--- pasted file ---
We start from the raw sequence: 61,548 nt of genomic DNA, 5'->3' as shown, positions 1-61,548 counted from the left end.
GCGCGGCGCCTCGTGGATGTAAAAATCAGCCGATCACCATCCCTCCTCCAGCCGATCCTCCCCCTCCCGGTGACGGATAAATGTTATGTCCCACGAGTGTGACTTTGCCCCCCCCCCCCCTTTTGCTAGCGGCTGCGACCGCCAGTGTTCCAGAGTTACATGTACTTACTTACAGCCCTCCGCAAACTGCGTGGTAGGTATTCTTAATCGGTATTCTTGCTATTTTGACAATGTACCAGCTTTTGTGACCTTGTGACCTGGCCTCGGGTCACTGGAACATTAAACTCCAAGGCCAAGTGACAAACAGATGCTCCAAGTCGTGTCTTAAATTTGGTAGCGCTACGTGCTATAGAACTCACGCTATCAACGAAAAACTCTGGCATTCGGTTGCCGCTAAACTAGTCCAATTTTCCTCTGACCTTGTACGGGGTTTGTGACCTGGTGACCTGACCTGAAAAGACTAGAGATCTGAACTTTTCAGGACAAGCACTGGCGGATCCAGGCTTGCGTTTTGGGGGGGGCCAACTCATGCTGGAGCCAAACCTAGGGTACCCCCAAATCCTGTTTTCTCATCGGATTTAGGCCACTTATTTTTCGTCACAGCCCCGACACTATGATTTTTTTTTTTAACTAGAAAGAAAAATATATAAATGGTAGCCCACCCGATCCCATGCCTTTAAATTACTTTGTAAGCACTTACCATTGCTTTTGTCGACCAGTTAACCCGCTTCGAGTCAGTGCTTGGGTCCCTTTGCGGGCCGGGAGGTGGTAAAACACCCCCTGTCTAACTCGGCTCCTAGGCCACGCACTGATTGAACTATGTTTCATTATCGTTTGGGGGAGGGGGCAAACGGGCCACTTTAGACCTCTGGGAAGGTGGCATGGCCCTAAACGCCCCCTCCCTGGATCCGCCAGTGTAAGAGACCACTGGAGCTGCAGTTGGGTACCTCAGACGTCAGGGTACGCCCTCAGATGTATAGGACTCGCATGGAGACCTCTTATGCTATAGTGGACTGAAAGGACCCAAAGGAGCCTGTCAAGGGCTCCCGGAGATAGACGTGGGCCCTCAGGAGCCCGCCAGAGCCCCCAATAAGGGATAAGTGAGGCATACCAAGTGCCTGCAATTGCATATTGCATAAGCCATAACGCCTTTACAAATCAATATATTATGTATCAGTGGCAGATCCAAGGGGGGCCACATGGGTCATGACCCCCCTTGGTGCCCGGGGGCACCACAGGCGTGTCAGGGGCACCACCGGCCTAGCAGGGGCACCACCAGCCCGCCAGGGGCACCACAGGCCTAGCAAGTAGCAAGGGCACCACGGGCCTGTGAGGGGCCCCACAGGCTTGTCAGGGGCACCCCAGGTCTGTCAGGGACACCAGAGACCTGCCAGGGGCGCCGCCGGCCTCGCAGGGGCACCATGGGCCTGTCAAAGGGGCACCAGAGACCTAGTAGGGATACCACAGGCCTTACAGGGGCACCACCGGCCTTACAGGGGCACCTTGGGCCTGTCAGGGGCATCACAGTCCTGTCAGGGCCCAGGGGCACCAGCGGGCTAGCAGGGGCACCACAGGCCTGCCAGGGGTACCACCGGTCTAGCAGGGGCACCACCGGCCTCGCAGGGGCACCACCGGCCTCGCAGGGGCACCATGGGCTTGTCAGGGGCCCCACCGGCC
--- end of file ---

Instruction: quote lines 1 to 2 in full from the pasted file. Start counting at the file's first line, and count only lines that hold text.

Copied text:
We start from the raw sequence: 61,548 nt of genomic DNA, 5'->3' as shown, positions 1-61,548 counted from the left end.
GCGCGGCGCCTCGTGGATGTAAAAATCAGCCGATCACCATCCCTCCTCCAGCCGATCCTCCCCCTCCCGGTGACGGATAAATGTTATGTCCCACGAGTGTGACTTTGCCCCCCCCCCCCCTTTTGCTAGCGGCTGCGACCGCCAGTGTTCCAGAGTTACATGTACTTACTTACAGCCCTCCGCAAACTGCGTGGTAGGTATTCTTAATCGGTATTCTTGCTATTTTGACAATGTACCAGCTTTTGTGACCTTGTGACCTGGCCTCGGGTCACTGGAACATTAAACTCCAAGGCCAAGTGACAAACAGATGCTCCAAGTCGTGTCTTAAATTTGGTAGCGCTACGTGCTATAGAACTCACGCTATCAACGAAAAACTCTGGCATTCGGTTGCCGCTAAACTAGTCCAATTTTCCTCTGACCTTGTACGGGGTTTGTGACCTGGTGACCTGACCTGAAAAGACTAGAGATCTGAACTTTTCAGGACAAGCACTGGCGGATCCAGGCTTGCGTTTTGGGGGGGGCCAACTCATGCTGGAGCCAAACCTAGGGTACCCCCAAATCCTGTTTTCTCATCGGATTTAGGCCACTTATTTTTCGTCACAGCCCCGACACTATGATTTTTTTTTTTAACTAGAAAGAAAAATATATAAATGGTAGCCCACCCGATCCCATGCCTTTAAATTACTTTGTAAGCACTTACCATTGCTTTTGTCGACCAGTTAACCCGCTTCGAGTCAGTGCTTGGGTCCCTTTGCGGGCCGGGAGGTGGTAAAACACCCCCTGTCTAACTCGGCTCCTAGGCCACGCACTGATTGAACTATGTTTCATTATCGTTTGGGGGAGGGGGCAAACGGGCCACTTTAGACCTCTGGGAAGGTGGCATGGCCCTAAACGCCCCCTCCCTGGATCCGCCAGTGTAAGAGACCACTGGAGCTGCAGTTGGGTACCTCAGACGTCAGGGTACGCCCTCAGATGTATAGGACTCGCATGGAGACCTCTTATGCTATAGTGGACTGAAAGGACCCAAAGGAGCCTGTCAAGGGCTCCCGGAGATAGACGTGGGCCCTCAGGAGCCCGCCAGAGCCCCCAATAAGGGATAAGTGAGGCATACCAAGTGCCTGCAATTGCATATTGCATAAGCCATAACGCCTTTACAAATCAATATATTATGTATCAGTGGCAGATCCAAGGGGGGCCACATGGGTCATGACCCCCCTTGGTGCCCGGGGGCACCACAGGCGTGTCAGGGGCACCACCGGCCTAGCAGGGGCACCACCAGCCCGCCAGGGGCACCACAGGCCTAGCAAGTAGCAAGGGCACCACGGGCCTGTGAGGGGCCCCACAGGCTTGTCAGGGGCACCCCAGGTCTGTCAGGGACACCAGAGACCTGCCAGGGGCGCCGCCGGCCTCGCAGGGGCACCATGGGCCTGTCAAAGGGGCACCAGAGACCTAGTAGGGATACCACAGGCCTTACAGGGGCACCACCGGCCTTACAGGGGCACCTTGGGCCTGTCAGGGGCATCACAGTCCTGTCAGGGCCCAGGGGCACCAGCGGGCTAGCAGGGGCACCACAGGCCTGCCAGGGGTACCACCGGTCTAGCAGGGGCACCACCGGCCTCGCAGGGGCACCACCGGCCTCGCAGGGGCACCATGGGCTTGTCAGGGGCCCCACCGGCC